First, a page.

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Antidepressant medication is used extensively to treat bipolar depression despite uncertain efficacy. The cytochrome P450 (CYP) 2C19 enzyme metabolize several antidepressants, and polymorphisms in the corresponding gene CYP2C19 influence plasma concentration and hence treatment outcomes in major depressive disorder. Here, we investigate if CYP2C19 polymorphisms are associated with antidepressant treatment patterns and the risk of mania when antidepressants are used in bipolar disorder. Two single nucleotide polymorphisms (rs4244285 and rs12248560) were used to classify 5019 bipolar disorder patients into CYP2C19 metabolic phenotypes ranging from poor to ultra-rapid metabolizers. We used Swedish national registry data 2005-2017 on dispensed medications and inpatient care to estimate risks for early-treatment persistence, treatment discontinuation, switching to a new antidepressant medication, and mania within 3 months of treatment initiation in patients treated with citalopram, escitalopram, sertraline, amitriptyline, and clomipramine. Metabolic phenotypes of CYP2C19 were not robustly associated with the investigated treatment outcomes based on dispense patterns. Slower metabolism was associated with an increased risk of treatment emergent mania for sertraline (hazard ratio [HR] = 1.3, 95% CI = 1.04-1.62, p = 0.02) and the tricyclic antidepressants amitriptyline and clomipramine (HR = 1.46, 95% CI = 1.05-2.02, p = 0.024). In a large study of the impact of CYP2C19 metabolic phenotypes on antidepressant treatment of bipolar depression, we found an association between slower CYP2C19 metabolism and higher risk of treatment emergent mania, which is a step towards personalized risk assessments. There were, however, no clear associations with early treatment persistence, treatment discontinuation, and switching to a new antidepressant.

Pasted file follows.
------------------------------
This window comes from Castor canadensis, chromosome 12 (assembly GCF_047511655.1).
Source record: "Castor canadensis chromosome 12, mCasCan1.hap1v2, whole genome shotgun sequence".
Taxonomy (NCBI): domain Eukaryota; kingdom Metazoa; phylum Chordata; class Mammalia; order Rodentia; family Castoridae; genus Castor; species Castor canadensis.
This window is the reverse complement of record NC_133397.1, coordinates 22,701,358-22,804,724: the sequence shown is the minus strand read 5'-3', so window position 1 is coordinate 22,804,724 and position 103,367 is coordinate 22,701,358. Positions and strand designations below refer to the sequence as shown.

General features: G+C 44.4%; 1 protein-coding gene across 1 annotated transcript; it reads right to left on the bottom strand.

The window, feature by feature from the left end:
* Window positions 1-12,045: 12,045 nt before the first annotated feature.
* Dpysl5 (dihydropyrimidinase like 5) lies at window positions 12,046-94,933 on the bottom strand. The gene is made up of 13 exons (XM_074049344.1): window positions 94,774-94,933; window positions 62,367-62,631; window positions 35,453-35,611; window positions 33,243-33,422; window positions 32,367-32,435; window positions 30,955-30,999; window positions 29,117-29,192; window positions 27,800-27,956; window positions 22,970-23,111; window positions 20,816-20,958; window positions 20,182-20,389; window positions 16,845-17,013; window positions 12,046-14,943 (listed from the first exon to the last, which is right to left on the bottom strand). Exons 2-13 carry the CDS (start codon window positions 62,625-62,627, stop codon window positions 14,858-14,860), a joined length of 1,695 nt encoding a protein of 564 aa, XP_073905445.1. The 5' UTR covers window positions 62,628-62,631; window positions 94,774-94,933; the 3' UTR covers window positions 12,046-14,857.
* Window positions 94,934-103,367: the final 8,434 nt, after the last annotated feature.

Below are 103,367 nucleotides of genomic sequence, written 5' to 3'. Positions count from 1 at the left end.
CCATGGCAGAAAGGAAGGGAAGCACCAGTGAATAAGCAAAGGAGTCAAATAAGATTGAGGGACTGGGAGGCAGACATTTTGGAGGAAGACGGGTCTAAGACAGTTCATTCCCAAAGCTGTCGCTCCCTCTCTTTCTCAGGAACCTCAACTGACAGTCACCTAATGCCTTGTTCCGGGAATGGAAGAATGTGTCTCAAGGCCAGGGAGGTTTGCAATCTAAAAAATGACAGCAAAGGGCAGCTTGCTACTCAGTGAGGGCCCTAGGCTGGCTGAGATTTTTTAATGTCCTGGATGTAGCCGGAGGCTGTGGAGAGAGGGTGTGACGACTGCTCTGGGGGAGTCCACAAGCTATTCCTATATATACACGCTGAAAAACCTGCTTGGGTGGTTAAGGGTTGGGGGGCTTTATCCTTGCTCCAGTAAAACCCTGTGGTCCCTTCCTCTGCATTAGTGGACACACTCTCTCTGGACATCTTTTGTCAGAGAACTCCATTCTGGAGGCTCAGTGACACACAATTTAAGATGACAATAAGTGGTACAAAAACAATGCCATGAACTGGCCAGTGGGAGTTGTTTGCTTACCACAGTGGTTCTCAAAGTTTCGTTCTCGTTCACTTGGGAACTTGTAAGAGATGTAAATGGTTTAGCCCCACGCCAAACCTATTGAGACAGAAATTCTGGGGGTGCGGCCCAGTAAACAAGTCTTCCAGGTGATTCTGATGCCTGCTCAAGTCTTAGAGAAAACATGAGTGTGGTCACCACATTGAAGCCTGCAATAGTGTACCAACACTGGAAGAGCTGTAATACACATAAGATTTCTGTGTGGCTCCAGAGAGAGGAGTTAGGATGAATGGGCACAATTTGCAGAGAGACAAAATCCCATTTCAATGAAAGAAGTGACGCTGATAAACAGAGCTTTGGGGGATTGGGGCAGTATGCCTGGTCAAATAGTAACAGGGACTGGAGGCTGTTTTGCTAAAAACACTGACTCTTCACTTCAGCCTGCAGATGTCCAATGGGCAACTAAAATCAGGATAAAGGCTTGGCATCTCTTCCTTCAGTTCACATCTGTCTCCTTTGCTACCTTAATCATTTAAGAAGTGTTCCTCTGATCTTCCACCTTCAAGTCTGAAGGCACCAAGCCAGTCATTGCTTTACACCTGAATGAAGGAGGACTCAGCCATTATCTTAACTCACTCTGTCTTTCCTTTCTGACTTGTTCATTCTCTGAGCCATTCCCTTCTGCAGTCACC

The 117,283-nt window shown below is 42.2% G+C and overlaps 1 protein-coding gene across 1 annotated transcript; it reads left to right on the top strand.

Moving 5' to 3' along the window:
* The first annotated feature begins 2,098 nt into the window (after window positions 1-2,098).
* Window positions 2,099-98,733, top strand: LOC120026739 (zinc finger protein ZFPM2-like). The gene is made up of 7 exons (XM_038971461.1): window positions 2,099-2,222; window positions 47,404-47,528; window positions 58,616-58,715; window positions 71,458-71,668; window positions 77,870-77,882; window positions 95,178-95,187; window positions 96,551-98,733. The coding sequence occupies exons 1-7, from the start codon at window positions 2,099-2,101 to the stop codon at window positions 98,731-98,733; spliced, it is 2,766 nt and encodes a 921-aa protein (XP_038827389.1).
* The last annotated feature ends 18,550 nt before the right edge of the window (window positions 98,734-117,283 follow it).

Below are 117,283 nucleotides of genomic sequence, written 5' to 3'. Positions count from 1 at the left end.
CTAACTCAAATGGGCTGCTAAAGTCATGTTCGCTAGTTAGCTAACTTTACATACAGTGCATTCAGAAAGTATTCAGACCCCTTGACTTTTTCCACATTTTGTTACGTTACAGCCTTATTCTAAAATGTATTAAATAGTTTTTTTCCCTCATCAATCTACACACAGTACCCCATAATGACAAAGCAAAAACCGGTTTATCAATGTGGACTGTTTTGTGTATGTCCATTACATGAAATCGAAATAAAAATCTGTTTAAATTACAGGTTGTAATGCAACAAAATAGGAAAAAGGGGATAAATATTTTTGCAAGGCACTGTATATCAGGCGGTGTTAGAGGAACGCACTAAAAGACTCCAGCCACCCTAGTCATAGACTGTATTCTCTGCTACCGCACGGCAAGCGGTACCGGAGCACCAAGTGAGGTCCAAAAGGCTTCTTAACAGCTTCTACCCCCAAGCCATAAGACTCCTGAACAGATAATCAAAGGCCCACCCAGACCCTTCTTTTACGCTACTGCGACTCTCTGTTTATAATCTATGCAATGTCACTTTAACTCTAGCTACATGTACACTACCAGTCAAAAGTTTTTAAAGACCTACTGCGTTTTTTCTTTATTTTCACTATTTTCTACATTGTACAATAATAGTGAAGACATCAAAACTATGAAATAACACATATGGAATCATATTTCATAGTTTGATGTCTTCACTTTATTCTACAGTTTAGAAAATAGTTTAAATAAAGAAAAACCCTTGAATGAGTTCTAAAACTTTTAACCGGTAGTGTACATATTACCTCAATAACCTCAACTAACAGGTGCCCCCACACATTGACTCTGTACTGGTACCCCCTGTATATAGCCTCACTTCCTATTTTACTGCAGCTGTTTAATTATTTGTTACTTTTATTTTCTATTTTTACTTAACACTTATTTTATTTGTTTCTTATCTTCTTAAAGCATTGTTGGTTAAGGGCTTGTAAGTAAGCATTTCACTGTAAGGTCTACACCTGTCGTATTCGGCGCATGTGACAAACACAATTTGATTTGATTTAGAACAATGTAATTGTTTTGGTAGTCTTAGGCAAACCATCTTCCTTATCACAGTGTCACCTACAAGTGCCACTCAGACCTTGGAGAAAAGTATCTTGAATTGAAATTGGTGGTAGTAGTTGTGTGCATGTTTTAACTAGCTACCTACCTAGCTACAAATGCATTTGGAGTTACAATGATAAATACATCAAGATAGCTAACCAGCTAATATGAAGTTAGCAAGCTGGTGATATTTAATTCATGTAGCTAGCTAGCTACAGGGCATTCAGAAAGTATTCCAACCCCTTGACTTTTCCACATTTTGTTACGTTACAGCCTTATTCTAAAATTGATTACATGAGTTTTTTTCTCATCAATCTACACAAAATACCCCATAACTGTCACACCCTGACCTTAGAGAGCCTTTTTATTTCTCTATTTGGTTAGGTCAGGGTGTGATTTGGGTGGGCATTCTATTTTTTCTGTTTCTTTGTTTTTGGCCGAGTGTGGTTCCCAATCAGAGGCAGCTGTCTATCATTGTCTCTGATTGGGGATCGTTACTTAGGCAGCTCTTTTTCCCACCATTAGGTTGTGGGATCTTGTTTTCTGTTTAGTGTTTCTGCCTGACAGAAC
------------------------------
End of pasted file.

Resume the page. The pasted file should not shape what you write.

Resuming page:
Original publication




Journal article


Pharmacogenomics J

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